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Friday, July 24, 2009

Contemplating Compost

I thought of titling this: A Shameless Plug for the Naturemill Composter. As part of our Community Garden grant through Healthy Acadia and MDI YMCA, we purchased an indoor composter. I did a lot of research before hand. This HAD to be too good to be true. An indoor composter that took kitchen scraps, including meat and dairy, only used $0.50 worth of electricity a month, and spit out fresh compost every two weeks. Nah. Couldn't be. But then I read reviews and consumer responses. Barring a little occasional jamming, apparently this wasn't a hoax. So, I put in for one when I wrote the garden grant. Since school was ending when we received the Naturemill, I brought it home with us to read the guide and try it out. In went the first batch of soil (to add the beneficial microbes) from my garden, compostable materials like tea leaves, greens and bread, saw dust, and baking soda (an alkalyzer that cuts down on smell and acidity).
The thing turns on its own, rotating with a low whirring noise every few hours. We keep it under the cabinet and barely notice the noise.

And, two weeks later. No kidding. This is truly what came out. It's amazing stuff, really. No bad smells, great color and texture, no recognizable 'chunks'. I think I will have to take a photo of my long term composter bins out back for a comparison. They are currently filled with straw and three years after installation, I can't say that there's a lot of this rich looking earth coming out!

The Secret Life of Teachers: Part III

I wish I could say that I can build houses, or put in windows and doors, or shingle. I suppose I COULD do those things, but let's just say I'm not naturally gifted like my husband when it comes to such endeavors. Instead, I grow things. A no-brainer, I know, but I love it. Perhaps it's because it IS such a no-brainer that I love it so much, since I'm so cerebral by nature. Digging in the dirt helps me balance out, and I really believe the research that shows how gardening helps reduce stress. I'm not much for manicures, anyway!

Peas are delicious this year. Sugar snap all the way, baby. Sauteed lightly with some fresh garlic from the garden...a real hit with my guys.

Umm, are potatoes supposed to look like this? I'm a little startled by the growth. Preeeetty sure I overdid it on this front. But my mom was digging around down there and pulled out my first red skinned variety, so they're producing despite the forest I've created.

I can't WAIT until I get this corn. It's a tricolor sweet variety. I've never had any luck with corn because of raccoons who seem to sense the day you plan to pick and strip everything clean the night before. My measley little rows might not be 'thigh high by July' but I think I might just have corn this year.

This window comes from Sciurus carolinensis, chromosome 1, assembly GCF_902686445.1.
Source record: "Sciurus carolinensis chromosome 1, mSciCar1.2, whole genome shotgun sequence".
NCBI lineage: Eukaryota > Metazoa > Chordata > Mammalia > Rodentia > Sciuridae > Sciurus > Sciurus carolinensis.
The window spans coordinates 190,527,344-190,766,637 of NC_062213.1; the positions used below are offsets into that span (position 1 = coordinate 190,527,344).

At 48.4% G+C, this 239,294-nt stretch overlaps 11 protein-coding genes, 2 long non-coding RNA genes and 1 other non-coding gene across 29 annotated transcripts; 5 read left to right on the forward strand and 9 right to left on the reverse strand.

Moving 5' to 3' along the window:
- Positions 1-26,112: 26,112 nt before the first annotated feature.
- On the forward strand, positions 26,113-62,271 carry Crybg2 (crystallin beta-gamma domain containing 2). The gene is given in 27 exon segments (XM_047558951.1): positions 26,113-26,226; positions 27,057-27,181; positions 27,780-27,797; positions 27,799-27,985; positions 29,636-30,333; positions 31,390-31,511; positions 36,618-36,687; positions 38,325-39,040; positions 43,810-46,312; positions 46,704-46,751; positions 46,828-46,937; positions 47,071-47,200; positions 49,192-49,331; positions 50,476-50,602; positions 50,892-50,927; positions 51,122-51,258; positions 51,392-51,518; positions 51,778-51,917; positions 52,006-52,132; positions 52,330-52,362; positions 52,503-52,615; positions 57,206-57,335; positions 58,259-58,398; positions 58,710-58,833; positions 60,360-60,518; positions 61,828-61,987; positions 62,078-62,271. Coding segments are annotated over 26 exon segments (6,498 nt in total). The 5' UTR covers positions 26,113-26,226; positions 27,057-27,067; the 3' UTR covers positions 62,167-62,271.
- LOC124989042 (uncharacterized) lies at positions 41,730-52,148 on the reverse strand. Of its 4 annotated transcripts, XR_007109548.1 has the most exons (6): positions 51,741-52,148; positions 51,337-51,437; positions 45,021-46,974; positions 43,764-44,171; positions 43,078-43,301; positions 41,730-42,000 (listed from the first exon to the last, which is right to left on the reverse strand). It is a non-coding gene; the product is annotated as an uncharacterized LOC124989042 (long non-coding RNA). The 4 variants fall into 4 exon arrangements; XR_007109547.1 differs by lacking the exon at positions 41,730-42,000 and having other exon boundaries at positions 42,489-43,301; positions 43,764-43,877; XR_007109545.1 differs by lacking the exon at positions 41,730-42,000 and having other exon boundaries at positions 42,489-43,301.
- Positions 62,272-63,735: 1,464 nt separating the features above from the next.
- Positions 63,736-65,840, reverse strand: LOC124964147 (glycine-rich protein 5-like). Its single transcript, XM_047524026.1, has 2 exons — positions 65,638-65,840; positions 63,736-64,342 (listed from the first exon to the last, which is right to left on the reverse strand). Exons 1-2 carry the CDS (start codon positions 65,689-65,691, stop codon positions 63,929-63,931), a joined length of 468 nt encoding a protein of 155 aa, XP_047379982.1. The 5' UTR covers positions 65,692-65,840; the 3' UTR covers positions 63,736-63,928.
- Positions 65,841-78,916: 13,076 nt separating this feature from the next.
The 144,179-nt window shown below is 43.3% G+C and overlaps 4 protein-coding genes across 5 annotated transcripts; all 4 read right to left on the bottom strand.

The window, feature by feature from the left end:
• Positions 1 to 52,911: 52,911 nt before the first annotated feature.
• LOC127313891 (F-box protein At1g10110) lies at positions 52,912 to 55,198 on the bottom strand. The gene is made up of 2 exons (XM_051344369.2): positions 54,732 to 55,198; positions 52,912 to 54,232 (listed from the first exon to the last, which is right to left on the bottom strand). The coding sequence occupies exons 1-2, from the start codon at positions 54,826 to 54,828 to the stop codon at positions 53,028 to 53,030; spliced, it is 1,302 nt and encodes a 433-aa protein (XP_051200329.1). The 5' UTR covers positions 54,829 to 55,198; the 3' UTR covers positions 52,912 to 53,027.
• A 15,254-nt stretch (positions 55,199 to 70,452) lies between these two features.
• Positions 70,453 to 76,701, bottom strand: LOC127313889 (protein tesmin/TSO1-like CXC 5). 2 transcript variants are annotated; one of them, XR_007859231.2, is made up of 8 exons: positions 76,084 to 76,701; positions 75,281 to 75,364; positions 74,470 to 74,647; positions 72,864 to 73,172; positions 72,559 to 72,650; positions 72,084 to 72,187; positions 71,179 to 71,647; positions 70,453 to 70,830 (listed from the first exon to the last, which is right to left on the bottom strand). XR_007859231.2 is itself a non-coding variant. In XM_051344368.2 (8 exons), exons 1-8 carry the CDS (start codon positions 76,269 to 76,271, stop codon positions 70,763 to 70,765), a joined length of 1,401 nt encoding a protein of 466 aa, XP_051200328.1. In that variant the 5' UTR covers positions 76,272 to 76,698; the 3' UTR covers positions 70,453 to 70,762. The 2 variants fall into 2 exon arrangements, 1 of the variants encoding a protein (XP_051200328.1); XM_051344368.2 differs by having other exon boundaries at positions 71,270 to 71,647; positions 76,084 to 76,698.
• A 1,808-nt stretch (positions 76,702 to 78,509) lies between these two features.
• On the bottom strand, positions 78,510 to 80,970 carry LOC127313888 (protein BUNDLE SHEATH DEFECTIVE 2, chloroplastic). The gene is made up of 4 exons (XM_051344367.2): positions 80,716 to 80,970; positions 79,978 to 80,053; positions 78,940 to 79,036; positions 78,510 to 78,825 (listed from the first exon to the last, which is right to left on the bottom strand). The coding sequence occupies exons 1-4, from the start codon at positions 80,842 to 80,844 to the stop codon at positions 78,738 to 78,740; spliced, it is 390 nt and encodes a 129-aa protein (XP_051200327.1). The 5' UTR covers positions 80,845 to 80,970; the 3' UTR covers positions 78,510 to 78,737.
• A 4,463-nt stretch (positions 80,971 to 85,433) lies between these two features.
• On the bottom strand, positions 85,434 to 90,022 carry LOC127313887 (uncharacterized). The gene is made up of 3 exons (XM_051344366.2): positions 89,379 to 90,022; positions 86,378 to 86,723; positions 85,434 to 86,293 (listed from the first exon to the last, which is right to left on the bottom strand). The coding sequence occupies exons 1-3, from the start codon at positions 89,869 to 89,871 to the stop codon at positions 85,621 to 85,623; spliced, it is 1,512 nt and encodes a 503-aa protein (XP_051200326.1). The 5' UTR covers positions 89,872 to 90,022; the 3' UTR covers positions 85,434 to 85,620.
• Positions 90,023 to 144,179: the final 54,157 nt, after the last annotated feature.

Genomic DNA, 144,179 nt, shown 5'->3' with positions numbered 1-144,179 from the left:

Oh...I just have to say....I do paint. I painted the kitchen, the new addition wall, and all the outside trim. Again, a talentless feat, but I'm not a total wash!

The Secret Life of Teachers: Part II

If you ever find yourself wondering what teachers do with all their leisure time in the summer...They work. Many have jobs in the summer to supplement their income. Though we do not have official 'jobs', this is what my husband, Doug, does. He renovates. Intensely. What you can't see in these pictures are the ten days of shoring up the house that he did since the previous owner was apparently not very forward thinking and built the addition on bare ground (with no weatherproofing or footings of any kind...nice, huh?).

This is Doug with his brother, Michael, who has been staying with us for a month. Michael has been an invaluable help. He is strong as an ox, has great attention to detail, and doesn't let Diabetes or Down Syndrome stop him from fully engaging in everything life has to offer (well, perhaps not cheesecake....)

When I come outside and see what my husband has done to beautify and overall better our house and the surrounding land and barn, it really brings tears to my eyes.'s like a brand new house...and that's saying a lot since it was built 150 years ago.

See those windows? Those french doors? Yeah, he rebuilt both walls and put those in. The french doors he redid twice. Helps to be a little on the anal side when it comes to installing french doors, apparently. It also helps to have a house that was built in the 1900's with actual 2 x 4's following a distict pattern, but hey!
He did this front part in a day. And no, I don't rent him out...he's all mine!

Thursday, July 2, 2009

The Secret Life of Teachers

Sooo, I can't help myself. Have to send a little update. The secret life of teachers is that they have none. I jokes. As school let out, we headed to Baxter State Park with two friends and their twin boys. Backpacking up to Chimney Pond, fording 'Dry Creek', the guys summitting Baxter Peak in 60 mph winds and driving rain...quite an adventure. I, ahem, was tucked nicely next to the woodstove in the bunkhouse, chatting with my friend Tiff. I'll have to post some pics of the trip later. But for today, here's what Doug, his dad and brother finished during their two day visit to Frenchboro. The handpump is in. NOT THAT IT IS NEEDED! The garden AKA the duck pond has been saturated with rain for weeks. Wet, wet and more wet. Sigh, I suppose it's better than drought. Hope everyone is having a terrific summer!